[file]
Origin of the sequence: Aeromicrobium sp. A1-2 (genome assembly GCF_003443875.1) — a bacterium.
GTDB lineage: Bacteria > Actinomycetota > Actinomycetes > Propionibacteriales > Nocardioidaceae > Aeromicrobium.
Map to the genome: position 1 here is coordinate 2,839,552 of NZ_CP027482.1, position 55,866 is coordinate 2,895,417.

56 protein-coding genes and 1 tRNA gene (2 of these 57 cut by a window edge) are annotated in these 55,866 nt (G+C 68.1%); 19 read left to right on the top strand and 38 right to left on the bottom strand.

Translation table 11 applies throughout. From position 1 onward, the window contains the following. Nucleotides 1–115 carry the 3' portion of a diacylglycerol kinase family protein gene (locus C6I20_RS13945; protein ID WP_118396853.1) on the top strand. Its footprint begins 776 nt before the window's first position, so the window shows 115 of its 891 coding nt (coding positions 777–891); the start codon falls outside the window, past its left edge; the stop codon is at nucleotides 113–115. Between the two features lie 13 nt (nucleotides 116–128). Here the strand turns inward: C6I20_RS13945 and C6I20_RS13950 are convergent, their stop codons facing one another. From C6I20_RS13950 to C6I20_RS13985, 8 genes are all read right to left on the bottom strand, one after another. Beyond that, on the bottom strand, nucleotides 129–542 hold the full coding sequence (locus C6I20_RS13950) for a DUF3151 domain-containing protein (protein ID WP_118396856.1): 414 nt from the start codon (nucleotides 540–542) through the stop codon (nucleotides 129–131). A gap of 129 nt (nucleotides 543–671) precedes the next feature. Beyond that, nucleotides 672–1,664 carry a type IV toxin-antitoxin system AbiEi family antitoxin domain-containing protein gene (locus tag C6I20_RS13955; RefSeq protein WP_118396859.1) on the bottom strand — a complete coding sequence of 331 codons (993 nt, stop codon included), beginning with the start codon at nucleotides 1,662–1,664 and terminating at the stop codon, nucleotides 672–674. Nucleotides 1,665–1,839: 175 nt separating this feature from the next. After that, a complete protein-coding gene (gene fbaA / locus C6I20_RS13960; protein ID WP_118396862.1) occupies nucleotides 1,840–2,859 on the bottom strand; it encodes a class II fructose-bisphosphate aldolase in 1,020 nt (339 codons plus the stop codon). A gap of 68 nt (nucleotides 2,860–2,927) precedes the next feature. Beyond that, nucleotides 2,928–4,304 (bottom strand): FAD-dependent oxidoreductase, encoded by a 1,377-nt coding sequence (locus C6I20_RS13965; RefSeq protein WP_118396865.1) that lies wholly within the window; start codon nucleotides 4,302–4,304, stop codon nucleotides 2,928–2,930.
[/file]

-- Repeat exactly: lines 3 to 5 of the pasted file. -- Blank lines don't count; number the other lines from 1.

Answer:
Map to the genome: position 1 here is coordinate 2,839,552 of NZ_CP027482.1, position 55,866 is coordinate 2,895,417.

56 protein-coding genes and 1 tRNA gene (2 of these 57 cut by a window edge) are annotated in these 55,866 nt (G+C 68.1%); 19 read left to right on the top strand and 38 right to left on the bottom strand.

Translation table 11 applies throughout. From position 1 onward, the window contains the following. Nucleotides 1–115 carry the 3' portion of a diacylglycerol kinase family protein gene (locus C6I20_RS13945; protein ID WP_118396853.1) on the top strand. Its footprint begins 776 nt before the window's first position, so the window shows 115 of its 891 coding nt (coding positions 777–891); the start codon falls outside the window, past its left edge; the stop codon is at nucleotides 113–115. Between the two features lie 13 nt (nucleotides 116–128). Here the strand turns inward: C6I20_RS13945 and C6I20_RS13950 are convergent, their stop codons facing one another. From C6I20_RS13950 to C6I20_RS13985, 8 genes are all read right to left on the bottom strand, one after another. Beyond that, on the bottom strand, nucleotides 129–542 hold the full coding sequence (locus C6I20_RS13950) for a DUF3151 domain-containing protein (protein ID WP_118396856.1): 414 nt from the start codon (nucleotides 540–542) through the stop codon (nucleotides 129–131). A gap of 129 nt (nucleotides 543–671) precedes the next feature. Beyond that, nucleotides 672–1,664 carry a type IV toxin-antitoxin system AbiEi family antitoxin domain-containing protein gene (locus tag C6I20_RS13955; RefSeq protein WP_118396859.1) on the bottom strand — a complete coding sequence of 331 codons (993 nt, stop codon included), beginning with the start codon at nucleotides 1,662–1,664 and terminating at the stop codon, nucleotides 672–674. Nucleotides 1,665–1,839: 175 nt separating this feature from the next. After that, a complete protein-coding gene (gene fbaA / locus C6I20_RS13960; protein ID WP_118396862.1) occupies nucleotides 1,840–2,859 on the bottom strand; it encodes a class II fructose-bisphosphate aldolase in 1,020 nt (339 codons plus the stop codon). A gap of 68 nt (nucleotides 2,860–2,927) precedes the next feature. Beyond that, nucleotides 2,928–4,304 (bottom strand): FAD-dependent oxidoreductase, encoded by a 1,377-nt coding sequence (locus C6I20_RS13965; RefSeq protein WP_118396865.1) that lies wholly within the window; start codon nucleotides 4,302–4,304, stop codon nucleotides 2,928–2,930.